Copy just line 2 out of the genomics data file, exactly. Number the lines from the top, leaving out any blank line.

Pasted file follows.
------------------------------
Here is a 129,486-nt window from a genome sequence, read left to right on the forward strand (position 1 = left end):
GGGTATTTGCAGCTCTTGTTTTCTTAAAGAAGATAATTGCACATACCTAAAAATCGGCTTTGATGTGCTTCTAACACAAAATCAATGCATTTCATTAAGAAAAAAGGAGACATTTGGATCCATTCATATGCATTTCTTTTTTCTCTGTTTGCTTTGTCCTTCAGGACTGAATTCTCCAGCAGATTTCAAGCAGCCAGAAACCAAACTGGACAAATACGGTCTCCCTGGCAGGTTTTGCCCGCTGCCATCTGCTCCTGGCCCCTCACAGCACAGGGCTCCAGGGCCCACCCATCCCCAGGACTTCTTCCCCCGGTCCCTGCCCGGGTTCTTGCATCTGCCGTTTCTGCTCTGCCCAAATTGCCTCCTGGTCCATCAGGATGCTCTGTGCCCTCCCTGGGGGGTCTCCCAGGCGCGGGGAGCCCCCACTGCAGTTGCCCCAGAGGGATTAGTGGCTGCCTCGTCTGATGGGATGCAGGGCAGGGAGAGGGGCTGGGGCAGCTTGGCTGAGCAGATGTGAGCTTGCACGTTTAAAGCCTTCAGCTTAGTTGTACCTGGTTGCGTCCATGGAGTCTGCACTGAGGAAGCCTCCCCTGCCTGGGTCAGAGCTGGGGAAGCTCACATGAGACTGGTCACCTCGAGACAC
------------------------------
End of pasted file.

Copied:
GGGTATTTGCAGCTCTTGTTTTCTTAAAGAAGATAATTGCACATACCTAAAAATCGGCTTTGATGTGCTTCTAACACAAAATCAATGCATTTCATTAAGAAAAAAGGAGACATTTGGATCCATTCATATGCATTTCTTTTTTCTCTGTTTGCTTTGTCCTTCAGGACTGAATTCTCCAGCAGATTTCAAGCAGCCAGAAACCAAACTGGACAAATACGGTCTCCCTGGCAGGTTTTGCCCGCTGCCATCTGCTCCTGGCCCCTCACAGCACAGGGCTCCAGGGCCCACCCATCCCCAGGACTTCTTCCCCCGGTCCCTGCCCGGGTTCTTGCATCTGCCGTTTCTGCTCTGCCCAAATTGCCTCCTGGTCCATCAGGATGCTCTGTGCCCTCCCTGGGGGGTCTCCCAGGCGCGGGGAGCCCCCACTGCAGTTGCCCCAGAGGGATTAGTGGCTGCCTCGTCTGATGGGATGCAGGGCAGGGAGAGGGGCTGGGGCAGCTTGGCTGAGCAGATGTGAGCTTGCACGTTTAAAGCCTTCAGCTTAGTTGTACCTGGTTGCGTCCATGGAGTCTGCACTGAGGAAGCCTCCCCTGCCTGGGTCAGAGCTGGGGAAGCTCACATGAGACTGGTCACCTCGAGACAC